Smith (1995) proposes that Hmong elders do not fit the chronological ages that have traditionally been established in the U.S. for defining elders. This is attributed to a number of factors.
For example, historically it was not uncommon for Hmong couples to begin having children at age 15 and subsequently become grandparents by 30-40 years of age. Because many Hmong endured harsh living conditions in Laos during the war, in refugee camps in Thailand, and had a difficult transition to the U.S., their traumatic life experiences have likely accelerated the aging process.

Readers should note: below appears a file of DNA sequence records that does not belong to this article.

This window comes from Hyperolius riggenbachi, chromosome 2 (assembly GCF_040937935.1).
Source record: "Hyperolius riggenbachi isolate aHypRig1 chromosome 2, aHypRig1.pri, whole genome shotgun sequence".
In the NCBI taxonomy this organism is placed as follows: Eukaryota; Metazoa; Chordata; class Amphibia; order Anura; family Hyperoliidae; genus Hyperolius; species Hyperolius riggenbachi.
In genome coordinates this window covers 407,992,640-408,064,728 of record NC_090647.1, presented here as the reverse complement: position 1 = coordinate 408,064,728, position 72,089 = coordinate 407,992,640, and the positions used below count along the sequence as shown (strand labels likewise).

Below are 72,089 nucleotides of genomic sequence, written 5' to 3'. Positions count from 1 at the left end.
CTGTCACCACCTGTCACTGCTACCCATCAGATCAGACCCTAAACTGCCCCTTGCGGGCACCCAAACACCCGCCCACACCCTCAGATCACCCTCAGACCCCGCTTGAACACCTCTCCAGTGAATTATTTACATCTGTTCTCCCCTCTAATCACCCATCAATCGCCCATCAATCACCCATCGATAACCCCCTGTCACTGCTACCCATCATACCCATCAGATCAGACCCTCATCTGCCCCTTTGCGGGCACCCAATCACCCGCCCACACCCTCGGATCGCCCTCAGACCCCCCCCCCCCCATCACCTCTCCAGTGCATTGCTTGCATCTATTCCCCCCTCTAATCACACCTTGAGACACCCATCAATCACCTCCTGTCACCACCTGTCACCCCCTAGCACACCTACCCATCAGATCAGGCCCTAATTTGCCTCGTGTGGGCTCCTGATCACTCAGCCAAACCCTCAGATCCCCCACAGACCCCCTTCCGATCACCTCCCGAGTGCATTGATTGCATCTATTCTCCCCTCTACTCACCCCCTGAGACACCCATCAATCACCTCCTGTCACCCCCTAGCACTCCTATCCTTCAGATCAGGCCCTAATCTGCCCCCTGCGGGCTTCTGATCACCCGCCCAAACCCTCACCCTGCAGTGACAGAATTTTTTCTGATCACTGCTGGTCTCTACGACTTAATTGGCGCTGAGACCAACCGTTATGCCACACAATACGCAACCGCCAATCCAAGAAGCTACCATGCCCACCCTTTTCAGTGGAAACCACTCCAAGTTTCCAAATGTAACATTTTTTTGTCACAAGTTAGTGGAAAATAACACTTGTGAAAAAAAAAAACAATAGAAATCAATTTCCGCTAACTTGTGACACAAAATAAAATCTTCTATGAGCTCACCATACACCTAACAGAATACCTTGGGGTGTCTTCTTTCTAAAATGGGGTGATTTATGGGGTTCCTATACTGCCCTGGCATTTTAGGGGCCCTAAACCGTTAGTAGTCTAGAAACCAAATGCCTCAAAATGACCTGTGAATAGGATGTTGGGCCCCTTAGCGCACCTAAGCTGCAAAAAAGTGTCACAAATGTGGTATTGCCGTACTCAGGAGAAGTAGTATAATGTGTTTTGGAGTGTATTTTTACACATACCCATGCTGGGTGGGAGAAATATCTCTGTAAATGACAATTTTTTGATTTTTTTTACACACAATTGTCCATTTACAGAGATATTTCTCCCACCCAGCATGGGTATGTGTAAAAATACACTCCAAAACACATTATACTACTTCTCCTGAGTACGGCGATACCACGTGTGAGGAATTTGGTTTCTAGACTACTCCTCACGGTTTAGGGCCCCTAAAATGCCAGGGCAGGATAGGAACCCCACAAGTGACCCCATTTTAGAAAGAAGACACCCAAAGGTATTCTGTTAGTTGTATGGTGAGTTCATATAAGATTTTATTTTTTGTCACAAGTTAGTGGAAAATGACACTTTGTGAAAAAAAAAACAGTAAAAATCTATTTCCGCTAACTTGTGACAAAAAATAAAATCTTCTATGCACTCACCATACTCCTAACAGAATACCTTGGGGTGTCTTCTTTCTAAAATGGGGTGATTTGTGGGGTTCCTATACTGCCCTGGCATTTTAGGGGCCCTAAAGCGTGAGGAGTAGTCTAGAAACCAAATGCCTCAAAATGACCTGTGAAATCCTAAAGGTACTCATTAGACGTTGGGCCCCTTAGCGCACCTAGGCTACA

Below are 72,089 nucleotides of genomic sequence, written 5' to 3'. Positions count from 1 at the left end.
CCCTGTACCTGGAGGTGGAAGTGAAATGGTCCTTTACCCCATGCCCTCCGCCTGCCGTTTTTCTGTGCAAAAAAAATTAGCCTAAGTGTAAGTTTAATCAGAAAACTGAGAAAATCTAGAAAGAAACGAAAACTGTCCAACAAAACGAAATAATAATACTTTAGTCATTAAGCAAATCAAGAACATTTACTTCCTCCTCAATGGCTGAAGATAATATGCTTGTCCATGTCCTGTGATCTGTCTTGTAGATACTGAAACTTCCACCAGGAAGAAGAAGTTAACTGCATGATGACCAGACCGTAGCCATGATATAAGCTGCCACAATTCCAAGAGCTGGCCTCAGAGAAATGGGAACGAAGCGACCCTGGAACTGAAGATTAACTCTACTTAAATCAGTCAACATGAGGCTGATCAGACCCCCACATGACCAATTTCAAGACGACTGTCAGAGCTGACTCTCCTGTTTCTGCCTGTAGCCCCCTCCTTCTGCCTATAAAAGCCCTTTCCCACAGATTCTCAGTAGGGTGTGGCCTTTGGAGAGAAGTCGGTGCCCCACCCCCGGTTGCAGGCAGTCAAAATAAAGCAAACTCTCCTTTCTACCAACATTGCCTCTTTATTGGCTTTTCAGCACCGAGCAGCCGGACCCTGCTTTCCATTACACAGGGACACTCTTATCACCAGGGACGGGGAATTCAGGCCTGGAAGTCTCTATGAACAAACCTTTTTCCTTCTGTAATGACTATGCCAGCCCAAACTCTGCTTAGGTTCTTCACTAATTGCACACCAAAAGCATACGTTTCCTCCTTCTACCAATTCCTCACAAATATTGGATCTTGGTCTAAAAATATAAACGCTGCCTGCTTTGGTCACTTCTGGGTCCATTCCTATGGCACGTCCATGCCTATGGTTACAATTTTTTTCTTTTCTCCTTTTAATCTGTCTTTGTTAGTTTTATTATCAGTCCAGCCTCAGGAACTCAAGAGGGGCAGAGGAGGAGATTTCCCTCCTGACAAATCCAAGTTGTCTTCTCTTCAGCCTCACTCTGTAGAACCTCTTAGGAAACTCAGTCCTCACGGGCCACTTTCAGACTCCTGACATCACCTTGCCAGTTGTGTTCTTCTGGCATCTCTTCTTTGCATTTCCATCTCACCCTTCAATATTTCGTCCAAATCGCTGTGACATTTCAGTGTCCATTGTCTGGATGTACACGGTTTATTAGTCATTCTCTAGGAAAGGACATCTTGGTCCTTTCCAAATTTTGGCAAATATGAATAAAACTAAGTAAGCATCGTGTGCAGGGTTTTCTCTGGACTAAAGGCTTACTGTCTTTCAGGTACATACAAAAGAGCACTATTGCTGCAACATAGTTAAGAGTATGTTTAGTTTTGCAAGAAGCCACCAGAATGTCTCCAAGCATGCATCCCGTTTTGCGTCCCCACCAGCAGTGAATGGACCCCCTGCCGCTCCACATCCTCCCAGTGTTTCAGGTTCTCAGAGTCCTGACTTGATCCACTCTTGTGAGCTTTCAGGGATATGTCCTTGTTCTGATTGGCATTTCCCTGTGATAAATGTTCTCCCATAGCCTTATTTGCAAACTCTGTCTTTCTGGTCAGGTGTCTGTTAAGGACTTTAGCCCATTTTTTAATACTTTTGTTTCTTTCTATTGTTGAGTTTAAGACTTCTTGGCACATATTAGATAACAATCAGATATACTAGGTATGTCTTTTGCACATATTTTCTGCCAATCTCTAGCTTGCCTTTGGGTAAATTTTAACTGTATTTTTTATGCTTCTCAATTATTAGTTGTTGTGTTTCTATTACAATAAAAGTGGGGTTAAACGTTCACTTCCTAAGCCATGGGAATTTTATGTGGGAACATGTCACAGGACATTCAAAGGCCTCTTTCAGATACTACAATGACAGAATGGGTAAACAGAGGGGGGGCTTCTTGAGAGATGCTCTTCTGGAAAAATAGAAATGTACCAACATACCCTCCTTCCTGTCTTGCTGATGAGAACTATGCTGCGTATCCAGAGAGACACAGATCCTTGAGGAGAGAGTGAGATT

Also, Hmong persons do not traditionally quantify an elder by a specific age for two primary reasons:
- Without documentation people did not know their exact ages.
- Elders were generally defined by important life experiences and the wisdom acquired over a lifetime. There is currently no data available for the life expectancy of Hmong living in the U.S.